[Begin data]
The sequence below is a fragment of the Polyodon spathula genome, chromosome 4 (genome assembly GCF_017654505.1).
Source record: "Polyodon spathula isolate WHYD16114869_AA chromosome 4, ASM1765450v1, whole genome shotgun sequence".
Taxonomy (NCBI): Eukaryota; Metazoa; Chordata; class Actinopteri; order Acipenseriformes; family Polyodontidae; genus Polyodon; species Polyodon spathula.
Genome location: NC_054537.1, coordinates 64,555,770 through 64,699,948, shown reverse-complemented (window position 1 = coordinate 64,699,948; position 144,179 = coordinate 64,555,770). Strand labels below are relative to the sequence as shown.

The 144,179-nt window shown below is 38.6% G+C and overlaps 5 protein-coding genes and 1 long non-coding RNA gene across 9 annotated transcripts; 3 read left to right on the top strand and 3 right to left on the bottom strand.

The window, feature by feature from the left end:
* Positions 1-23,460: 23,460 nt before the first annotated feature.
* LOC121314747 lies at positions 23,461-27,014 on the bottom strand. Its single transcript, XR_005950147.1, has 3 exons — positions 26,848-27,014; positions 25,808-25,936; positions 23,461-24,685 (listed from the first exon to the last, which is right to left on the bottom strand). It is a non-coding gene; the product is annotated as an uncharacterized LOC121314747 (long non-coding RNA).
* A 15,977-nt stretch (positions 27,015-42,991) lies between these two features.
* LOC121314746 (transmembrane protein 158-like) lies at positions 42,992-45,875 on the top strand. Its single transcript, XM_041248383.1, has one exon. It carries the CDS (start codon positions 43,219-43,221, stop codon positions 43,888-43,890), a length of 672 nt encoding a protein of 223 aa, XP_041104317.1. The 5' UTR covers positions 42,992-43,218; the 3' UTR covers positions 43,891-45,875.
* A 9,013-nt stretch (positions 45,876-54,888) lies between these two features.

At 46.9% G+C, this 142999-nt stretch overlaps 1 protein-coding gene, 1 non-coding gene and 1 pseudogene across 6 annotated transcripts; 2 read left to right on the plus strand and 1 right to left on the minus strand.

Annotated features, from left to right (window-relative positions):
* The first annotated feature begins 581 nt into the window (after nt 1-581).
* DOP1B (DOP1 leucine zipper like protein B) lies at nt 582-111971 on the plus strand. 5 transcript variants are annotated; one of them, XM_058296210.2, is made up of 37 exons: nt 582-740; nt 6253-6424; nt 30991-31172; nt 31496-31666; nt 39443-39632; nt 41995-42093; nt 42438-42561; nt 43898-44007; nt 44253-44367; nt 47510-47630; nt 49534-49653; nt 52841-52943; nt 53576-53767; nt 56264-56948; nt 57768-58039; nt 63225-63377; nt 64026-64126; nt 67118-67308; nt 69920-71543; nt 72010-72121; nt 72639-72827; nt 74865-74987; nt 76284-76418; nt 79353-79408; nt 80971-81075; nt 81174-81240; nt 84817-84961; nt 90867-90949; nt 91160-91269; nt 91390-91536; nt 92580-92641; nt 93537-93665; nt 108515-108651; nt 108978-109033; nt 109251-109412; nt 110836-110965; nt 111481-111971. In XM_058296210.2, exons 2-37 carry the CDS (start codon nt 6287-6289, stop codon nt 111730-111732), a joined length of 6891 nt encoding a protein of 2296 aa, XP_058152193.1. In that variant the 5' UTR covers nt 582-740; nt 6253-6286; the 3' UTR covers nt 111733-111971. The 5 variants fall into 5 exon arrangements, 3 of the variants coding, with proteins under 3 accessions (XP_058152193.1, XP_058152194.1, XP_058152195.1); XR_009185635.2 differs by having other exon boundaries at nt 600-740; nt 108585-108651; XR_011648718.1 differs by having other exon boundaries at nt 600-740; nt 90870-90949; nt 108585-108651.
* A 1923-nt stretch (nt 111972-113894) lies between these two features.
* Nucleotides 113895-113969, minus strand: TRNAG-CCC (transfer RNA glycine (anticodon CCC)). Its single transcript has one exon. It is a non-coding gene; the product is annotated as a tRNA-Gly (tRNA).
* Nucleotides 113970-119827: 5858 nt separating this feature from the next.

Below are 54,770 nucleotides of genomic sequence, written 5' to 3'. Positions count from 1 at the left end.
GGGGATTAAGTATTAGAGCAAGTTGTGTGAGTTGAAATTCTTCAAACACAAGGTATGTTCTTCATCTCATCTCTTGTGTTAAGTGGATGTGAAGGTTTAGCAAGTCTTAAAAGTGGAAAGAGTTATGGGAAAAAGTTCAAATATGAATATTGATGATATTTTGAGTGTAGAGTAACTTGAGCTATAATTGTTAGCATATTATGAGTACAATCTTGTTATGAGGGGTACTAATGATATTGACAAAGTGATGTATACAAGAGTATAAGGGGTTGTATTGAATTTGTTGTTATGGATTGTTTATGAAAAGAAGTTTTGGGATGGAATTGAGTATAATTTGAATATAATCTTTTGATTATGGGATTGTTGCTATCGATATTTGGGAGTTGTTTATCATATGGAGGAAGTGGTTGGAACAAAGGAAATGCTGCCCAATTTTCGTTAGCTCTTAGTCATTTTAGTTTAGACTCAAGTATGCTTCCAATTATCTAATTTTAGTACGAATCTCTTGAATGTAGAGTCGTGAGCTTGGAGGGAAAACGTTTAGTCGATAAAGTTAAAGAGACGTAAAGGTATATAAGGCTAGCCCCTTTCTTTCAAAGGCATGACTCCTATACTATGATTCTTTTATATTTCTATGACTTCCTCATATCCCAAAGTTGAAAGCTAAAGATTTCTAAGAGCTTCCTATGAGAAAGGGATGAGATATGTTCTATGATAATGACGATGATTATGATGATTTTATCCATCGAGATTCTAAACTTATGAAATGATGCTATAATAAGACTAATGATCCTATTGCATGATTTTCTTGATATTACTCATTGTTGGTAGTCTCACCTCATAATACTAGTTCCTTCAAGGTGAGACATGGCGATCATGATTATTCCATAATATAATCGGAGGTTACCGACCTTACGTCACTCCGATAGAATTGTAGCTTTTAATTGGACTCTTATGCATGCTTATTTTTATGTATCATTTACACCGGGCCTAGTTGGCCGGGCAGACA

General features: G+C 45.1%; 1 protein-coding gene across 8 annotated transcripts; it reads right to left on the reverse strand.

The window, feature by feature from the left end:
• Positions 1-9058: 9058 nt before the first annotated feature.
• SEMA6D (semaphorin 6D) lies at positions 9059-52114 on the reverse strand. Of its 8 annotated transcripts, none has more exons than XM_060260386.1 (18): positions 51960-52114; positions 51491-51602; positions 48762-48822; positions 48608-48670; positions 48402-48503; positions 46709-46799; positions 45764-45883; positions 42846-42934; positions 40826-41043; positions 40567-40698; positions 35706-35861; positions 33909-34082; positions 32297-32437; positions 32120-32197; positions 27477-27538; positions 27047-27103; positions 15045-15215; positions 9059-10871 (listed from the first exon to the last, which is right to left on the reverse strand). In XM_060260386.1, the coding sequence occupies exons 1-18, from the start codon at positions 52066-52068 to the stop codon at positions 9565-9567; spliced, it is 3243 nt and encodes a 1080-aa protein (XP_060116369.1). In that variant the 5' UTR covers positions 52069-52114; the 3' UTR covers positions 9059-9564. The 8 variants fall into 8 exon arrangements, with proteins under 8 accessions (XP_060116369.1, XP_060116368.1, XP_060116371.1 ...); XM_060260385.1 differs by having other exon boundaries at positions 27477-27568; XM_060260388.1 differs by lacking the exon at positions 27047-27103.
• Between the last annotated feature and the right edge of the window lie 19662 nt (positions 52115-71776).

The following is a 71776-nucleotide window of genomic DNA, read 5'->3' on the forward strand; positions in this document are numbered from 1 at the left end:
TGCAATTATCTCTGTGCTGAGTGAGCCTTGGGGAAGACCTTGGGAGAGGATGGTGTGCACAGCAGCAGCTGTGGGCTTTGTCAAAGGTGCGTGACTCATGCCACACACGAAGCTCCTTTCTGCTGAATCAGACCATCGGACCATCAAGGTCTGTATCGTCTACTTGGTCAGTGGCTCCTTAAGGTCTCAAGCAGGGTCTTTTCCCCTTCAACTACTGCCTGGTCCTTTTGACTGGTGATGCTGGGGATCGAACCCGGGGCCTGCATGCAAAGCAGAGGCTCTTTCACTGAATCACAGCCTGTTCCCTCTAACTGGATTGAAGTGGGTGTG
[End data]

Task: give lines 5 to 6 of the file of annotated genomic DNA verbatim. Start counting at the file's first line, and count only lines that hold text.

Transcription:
The 144,179-nt window shown below is 38.6% G+C and overlaps 5 protein-coding genes and 1 long non-coding RNA gene across 9 annotated transcripts; 3 read left to right on the top strand and 3 right to left on the bottom strand.

The window, feature by feature from the left end: